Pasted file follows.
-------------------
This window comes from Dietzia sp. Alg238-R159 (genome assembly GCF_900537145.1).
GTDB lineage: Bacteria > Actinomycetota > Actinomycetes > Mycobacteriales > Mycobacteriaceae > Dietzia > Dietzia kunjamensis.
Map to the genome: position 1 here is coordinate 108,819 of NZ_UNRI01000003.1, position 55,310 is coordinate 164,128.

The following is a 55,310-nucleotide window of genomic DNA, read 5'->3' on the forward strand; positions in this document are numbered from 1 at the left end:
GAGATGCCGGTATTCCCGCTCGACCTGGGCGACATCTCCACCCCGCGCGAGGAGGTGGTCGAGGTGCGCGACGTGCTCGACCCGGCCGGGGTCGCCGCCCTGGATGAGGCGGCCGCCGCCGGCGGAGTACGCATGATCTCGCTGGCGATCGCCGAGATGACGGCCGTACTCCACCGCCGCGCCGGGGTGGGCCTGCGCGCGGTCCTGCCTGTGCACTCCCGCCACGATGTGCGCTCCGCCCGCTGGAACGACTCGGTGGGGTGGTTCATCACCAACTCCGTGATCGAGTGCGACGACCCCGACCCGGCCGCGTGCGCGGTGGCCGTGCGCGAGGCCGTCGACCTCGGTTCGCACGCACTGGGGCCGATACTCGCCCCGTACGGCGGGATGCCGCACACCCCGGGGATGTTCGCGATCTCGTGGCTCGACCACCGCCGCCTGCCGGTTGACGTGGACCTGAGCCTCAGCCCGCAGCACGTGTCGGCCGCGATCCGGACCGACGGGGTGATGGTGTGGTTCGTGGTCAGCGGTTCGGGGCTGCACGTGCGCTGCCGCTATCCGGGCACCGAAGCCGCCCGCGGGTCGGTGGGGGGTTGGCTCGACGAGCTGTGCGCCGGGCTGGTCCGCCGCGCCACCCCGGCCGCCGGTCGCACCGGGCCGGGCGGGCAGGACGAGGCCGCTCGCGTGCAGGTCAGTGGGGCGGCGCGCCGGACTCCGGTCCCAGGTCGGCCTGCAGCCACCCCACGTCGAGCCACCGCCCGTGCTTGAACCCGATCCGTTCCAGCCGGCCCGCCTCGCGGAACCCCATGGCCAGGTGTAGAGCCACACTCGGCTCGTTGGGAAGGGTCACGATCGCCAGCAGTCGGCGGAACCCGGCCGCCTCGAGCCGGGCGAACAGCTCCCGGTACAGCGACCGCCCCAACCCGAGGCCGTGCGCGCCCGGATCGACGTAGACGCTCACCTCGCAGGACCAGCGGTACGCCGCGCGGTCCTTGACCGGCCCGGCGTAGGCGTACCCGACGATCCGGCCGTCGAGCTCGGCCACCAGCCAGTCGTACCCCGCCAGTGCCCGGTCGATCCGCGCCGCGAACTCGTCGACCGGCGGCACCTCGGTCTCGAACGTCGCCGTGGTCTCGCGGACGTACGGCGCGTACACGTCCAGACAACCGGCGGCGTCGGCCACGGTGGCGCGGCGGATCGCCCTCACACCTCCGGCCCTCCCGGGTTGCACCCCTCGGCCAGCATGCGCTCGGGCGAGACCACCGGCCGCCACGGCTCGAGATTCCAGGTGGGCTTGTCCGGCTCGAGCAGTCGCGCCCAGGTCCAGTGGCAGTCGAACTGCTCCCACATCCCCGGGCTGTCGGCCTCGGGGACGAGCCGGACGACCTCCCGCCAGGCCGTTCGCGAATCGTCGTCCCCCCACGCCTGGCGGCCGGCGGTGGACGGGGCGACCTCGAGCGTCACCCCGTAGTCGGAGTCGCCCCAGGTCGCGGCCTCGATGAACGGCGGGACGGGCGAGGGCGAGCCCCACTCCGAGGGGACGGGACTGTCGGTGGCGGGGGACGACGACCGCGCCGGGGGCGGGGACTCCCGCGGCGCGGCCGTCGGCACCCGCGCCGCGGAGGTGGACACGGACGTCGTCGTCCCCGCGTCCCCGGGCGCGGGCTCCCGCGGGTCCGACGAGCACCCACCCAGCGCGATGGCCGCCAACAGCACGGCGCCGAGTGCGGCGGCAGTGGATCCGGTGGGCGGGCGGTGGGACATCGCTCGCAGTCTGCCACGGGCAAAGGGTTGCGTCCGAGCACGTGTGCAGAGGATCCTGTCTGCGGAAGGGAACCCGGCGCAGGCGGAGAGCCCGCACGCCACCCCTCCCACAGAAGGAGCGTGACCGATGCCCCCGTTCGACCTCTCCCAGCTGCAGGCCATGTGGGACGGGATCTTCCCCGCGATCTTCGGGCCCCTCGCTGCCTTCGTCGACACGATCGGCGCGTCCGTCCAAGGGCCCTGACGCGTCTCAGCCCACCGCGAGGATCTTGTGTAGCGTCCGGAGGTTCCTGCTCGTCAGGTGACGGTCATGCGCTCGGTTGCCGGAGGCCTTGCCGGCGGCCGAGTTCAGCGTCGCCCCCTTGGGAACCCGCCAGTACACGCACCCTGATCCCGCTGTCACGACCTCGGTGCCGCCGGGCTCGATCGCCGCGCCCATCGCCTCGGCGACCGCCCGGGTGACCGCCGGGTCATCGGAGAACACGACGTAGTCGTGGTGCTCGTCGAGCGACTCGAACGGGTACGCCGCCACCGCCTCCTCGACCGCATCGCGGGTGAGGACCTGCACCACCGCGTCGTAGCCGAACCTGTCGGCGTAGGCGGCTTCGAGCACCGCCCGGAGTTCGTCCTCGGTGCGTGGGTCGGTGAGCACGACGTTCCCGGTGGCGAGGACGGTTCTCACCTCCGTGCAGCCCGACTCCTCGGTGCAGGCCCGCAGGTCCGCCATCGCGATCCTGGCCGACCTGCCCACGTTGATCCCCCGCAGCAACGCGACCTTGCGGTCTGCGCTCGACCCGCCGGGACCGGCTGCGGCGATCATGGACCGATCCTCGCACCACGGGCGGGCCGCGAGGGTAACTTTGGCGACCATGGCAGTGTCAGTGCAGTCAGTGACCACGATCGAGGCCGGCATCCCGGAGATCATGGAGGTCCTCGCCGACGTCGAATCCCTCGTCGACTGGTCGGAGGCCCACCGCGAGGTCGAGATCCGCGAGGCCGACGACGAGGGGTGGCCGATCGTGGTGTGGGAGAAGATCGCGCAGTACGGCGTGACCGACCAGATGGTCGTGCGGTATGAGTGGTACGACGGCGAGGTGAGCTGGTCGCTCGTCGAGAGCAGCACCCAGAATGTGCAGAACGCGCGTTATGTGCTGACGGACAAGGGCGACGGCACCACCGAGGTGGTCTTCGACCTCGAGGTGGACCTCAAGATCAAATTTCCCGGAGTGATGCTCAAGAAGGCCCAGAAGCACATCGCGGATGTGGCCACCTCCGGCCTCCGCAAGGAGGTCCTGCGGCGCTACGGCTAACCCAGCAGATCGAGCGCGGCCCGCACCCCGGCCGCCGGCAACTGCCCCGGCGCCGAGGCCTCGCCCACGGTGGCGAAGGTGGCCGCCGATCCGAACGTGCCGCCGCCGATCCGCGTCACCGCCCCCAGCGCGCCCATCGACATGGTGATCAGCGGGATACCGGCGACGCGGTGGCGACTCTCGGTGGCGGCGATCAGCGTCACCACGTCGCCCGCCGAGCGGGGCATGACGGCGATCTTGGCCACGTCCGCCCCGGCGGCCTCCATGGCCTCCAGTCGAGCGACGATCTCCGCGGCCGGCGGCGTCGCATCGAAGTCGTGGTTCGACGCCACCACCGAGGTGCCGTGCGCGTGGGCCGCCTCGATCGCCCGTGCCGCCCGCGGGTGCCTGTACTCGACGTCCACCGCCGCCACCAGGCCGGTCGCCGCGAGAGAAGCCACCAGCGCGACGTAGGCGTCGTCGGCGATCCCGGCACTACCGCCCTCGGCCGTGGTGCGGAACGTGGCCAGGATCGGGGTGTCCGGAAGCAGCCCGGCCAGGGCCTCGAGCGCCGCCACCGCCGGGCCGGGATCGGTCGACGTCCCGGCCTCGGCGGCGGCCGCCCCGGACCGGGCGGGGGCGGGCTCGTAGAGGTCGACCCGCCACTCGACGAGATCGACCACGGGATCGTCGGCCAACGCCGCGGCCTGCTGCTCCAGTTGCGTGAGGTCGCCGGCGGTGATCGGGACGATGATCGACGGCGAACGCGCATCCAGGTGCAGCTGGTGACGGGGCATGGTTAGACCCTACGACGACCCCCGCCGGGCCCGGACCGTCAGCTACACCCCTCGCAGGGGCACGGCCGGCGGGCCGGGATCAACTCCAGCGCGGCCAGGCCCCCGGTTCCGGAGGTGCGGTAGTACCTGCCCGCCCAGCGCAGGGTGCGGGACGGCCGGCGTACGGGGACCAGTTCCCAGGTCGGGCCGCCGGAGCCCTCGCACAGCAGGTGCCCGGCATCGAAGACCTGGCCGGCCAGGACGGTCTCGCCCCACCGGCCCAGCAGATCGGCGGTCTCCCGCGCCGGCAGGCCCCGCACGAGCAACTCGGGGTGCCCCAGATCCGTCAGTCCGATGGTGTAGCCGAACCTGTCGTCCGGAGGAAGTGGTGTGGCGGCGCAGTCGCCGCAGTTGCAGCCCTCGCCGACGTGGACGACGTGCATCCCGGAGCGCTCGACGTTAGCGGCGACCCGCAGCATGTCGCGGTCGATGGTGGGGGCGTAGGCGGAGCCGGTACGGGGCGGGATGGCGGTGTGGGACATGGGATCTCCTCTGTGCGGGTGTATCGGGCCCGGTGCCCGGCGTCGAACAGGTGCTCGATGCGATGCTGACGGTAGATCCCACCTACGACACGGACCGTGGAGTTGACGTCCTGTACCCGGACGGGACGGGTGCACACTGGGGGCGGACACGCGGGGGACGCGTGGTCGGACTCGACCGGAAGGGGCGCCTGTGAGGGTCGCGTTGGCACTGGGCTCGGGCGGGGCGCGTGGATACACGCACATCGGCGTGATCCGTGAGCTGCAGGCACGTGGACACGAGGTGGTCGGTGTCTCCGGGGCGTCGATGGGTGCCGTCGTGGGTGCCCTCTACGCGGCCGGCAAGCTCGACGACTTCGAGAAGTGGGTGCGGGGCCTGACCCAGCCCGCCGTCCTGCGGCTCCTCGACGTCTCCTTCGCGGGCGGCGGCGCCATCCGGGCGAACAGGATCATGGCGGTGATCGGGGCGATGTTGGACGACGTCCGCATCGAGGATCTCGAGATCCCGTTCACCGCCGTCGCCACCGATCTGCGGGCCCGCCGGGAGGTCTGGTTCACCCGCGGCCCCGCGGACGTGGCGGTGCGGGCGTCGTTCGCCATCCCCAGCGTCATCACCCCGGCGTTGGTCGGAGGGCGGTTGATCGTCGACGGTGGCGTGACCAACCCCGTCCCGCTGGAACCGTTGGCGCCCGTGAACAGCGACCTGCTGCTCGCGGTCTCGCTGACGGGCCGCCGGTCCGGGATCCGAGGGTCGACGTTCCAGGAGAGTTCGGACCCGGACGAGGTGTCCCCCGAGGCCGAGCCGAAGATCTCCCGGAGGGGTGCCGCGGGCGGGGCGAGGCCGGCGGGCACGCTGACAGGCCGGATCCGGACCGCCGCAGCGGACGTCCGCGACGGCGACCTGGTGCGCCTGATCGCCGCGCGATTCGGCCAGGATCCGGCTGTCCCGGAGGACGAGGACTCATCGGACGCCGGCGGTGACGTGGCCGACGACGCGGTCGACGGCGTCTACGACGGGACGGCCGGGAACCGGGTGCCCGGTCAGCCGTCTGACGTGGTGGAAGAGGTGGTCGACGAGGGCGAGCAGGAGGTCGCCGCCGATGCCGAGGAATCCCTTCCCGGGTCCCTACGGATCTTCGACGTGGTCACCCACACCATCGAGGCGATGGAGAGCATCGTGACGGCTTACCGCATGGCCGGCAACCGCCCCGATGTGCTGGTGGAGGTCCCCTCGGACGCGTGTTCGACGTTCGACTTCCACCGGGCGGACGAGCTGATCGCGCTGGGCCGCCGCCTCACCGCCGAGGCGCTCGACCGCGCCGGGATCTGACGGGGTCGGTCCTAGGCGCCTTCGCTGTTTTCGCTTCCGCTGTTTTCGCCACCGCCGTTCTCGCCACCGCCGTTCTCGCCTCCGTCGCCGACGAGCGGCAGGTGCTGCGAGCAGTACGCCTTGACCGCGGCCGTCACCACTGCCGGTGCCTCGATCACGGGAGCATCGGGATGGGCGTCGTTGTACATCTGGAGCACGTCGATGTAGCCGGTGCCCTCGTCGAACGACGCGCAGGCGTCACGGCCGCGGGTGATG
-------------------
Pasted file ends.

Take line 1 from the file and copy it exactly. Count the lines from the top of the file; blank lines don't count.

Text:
This window comes from Dietzia sp. Alg238-R159 (genome assembly GCF_900537145.1).